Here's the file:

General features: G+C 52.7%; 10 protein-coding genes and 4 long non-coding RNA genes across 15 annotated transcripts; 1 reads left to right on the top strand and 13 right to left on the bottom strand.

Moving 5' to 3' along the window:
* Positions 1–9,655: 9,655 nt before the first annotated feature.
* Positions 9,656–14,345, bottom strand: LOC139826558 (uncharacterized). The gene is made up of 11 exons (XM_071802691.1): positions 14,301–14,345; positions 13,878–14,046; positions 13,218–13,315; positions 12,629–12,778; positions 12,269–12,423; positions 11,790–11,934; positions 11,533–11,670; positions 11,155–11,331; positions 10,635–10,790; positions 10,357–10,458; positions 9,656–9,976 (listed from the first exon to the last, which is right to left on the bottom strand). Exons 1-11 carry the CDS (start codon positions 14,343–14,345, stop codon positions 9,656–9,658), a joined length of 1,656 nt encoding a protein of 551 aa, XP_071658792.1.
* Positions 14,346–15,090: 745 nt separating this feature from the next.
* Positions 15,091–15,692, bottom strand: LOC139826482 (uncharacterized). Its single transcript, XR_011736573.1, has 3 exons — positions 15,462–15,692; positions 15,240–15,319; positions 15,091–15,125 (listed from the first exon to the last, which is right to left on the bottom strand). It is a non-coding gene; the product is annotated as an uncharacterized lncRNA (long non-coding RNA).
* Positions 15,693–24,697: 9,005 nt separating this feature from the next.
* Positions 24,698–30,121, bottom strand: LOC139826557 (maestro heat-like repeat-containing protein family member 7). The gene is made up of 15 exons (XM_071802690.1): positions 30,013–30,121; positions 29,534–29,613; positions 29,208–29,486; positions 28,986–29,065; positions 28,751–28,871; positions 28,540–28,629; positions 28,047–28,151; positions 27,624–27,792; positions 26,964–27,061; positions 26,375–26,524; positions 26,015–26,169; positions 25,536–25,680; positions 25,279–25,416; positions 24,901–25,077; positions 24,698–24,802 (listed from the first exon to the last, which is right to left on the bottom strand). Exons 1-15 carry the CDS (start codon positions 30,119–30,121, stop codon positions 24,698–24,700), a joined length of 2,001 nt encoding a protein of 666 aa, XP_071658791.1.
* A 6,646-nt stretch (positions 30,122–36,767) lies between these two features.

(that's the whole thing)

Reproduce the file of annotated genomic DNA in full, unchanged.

General features: G+C 52.7%; 10 protein-coding genes and 4 long non-coding RNA genes across 15 annotated transcripts; 1 reads left to right on the top strand and 13 right to left on the bottom strand.

Moving 5' to 3' along the window:
* Positions 1–9,655: 9,655 nt before the first annotated feature.
* Positions 9,656–14,345, bottom strand: LOC139826558 (uncharacterized). The gene is made up of 11 exons (XM_071802691.1): positions 14,301–14,345; positions 13,878–14,046; positions 13,218–13,315; positions 12,629–12,778; positions 12,269–12,423; positions 11,790–11,934; positions 11,533–11,670; positions 11,155–11,331; positions 10,635–10,790; positions 10,357–10,458; positions 9,656–9,976 (listed from the first exon to the last, which is right to left on the bottom strand). Exons 1-11 carry the CDS (start codon positions 14,343–14,345, stop codon positions 9,656–9,658), a joined length of 1,656 nt encoding a protein of 551 aa, XP_071658792.1.
* Positions 14,346–15,090: 745 nt separating this feature from the next.
* Positions 15,091–15,692, bottom strand: LOC139826482 (uncharacterized). Its single transcript, XR_011736573.1, has 3 exons — positions 15,462–15,692; positions 15,240–15,319; positions 15,091–15,125 (listed from the first exon to the last, which is right to left on the bottom strand). It is a non-coding gene; the product is annotated as an uncharacterized lncRNA (long non-coding RNA).
* Positions 15,693–24,697: 9,005 nt separating this feature from the next.
* Positions 24,698–30,121, bottom strand: LOC139826557 (maestro heat-like repeat-containing protein family member 7). The gene is made up of 15 exons (XM_071802690.1): positions 30,013–30,121; positions 29,534–29,613; positions 29,208–29,486; positions 28,986–29,065; positions 28,751–28,871; positions 28,540–28,629; positions 28,047–28,151; positions 27,624–27,792; positions 26,964–27,061; positions 26,375–26,524; positions 26,015–26,169; positions 25,536–25,680; positions 25,279–25,416; positions 24,901–25,077; positions 24,698–24,802 (listed from the first exon to the last, which is right to left on the bottom strand). Exons 1-15 carry the CDS (start codon positions 30,119–30,121, stop codon positions 24,698–24,700), a joined length of 2,001 nt encoding a protein of 666 aa, XP_071658791.1.
* A 6,646-nt stretch (positions 30,122–36,767) lies between these two features.